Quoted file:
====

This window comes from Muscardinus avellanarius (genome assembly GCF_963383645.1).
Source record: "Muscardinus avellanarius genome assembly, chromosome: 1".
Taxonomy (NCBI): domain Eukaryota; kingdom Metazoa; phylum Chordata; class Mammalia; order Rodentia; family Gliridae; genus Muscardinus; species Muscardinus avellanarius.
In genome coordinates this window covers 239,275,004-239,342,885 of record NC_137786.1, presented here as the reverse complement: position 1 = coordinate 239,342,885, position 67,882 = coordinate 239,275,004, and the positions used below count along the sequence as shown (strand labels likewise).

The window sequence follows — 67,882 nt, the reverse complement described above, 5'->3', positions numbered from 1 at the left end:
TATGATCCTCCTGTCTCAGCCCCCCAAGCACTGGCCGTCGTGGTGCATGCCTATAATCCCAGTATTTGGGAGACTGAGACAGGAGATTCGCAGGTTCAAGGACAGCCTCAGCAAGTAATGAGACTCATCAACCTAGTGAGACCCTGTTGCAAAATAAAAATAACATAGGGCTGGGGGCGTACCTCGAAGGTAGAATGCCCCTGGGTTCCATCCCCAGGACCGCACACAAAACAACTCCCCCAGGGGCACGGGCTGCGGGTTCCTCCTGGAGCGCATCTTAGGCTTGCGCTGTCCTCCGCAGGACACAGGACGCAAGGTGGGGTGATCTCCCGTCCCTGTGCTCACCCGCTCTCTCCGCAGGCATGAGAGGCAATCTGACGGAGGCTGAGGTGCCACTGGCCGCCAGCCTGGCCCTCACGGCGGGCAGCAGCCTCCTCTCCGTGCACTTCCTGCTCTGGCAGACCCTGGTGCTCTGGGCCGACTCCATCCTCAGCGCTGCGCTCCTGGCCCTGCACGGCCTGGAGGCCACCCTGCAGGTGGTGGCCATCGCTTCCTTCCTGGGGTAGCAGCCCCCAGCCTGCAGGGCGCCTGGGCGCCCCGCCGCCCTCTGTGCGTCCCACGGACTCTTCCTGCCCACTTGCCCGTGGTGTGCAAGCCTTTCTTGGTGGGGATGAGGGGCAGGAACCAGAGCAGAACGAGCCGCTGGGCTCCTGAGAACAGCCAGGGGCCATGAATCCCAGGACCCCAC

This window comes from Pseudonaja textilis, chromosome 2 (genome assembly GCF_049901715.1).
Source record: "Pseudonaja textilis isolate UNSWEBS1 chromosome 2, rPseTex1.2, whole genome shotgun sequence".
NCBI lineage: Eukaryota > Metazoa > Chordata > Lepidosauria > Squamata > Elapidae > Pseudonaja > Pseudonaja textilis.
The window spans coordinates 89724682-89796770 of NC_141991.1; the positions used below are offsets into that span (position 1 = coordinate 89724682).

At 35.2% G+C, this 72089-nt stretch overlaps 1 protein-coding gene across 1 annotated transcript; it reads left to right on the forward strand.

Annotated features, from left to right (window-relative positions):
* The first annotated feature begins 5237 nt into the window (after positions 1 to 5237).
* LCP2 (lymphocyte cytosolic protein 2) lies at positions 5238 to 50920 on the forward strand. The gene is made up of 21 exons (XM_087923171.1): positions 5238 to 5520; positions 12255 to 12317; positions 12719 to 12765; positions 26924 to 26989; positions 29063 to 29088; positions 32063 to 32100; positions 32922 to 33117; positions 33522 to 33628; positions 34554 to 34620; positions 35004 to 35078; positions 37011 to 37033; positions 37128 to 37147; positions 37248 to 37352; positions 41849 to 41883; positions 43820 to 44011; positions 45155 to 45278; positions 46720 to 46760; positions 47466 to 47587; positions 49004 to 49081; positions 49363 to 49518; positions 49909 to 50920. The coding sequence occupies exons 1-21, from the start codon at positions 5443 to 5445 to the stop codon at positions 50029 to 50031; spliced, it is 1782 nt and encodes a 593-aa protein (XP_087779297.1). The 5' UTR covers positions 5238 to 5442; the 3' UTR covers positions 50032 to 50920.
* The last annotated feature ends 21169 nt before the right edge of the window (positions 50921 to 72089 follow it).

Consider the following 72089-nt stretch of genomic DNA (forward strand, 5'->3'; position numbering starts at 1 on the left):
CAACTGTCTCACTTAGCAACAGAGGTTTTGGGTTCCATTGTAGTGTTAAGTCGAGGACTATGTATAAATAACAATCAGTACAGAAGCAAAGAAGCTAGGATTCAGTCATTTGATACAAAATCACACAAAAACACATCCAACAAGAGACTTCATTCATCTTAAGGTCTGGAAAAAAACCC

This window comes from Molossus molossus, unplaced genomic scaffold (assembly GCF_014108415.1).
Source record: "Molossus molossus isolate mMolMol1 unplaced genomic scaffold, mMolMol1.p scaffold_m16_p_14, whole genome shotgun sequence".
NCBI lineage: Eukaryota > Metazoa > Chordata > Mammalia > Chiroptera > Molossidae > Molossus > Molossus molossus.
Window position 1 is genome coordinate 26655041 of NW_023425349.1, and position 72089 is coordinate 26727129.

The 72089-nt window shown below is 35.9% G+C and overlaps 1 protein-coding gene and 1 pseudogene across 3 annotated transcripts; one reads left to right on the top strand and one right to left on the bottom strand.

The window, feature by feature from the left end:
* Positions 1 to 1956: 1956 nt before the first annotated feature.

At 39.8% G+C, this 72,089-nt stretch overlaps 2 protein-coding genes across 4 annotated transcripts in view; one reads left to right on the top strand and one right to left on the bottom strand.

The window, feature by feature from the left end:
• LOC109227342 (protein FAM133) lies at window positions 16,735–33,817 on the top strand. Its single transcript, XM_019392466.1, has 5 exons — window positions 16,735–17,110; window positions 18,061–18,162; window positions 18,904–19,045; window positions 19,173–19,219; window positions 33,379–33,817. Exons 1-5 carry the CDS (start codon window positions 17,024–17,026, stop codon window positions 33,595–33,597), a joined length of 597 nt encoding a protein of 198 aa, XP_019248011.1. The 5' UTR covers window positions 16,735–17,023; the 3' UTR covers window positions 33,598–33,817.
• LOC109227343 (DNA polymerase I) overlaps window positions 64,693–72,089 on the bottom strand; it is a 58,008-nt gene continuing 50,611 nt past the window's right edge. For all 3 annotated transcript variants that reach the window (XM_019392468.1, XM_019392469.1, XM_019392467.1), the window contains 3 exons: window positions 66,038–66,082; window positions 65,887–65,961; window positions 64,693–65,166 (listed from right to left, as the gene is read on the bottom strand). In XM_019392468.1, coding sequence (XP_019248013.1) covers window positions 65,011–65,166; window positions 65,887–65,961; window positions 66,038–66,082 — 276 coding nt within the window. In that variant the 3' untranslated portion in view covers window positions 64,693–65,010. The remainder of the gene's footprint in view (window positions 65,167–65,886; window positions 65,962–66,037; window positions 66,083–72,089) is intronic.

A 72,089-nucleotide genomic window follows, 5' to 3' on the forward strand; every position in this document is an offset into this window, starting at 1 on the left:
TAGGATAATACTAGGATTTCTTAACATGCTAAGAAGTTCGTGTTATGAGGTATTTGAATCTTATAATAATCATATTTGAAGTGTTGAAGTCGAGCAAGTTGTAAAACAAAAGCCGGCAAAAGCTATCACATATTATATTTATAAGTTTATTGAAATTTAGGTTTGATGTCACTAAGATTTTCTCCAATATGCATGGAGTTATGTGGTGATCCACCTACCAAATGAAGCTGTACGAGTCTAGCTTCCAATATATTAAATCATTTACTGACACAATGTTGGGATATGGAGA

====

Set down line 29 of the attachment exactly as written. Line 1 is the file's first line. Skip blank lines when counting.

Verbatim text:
A 72,089-nucleotide genomic window follows, 5' to 3' on the forward strand; every position in this document is an offset into this window, starting at 1 on the left: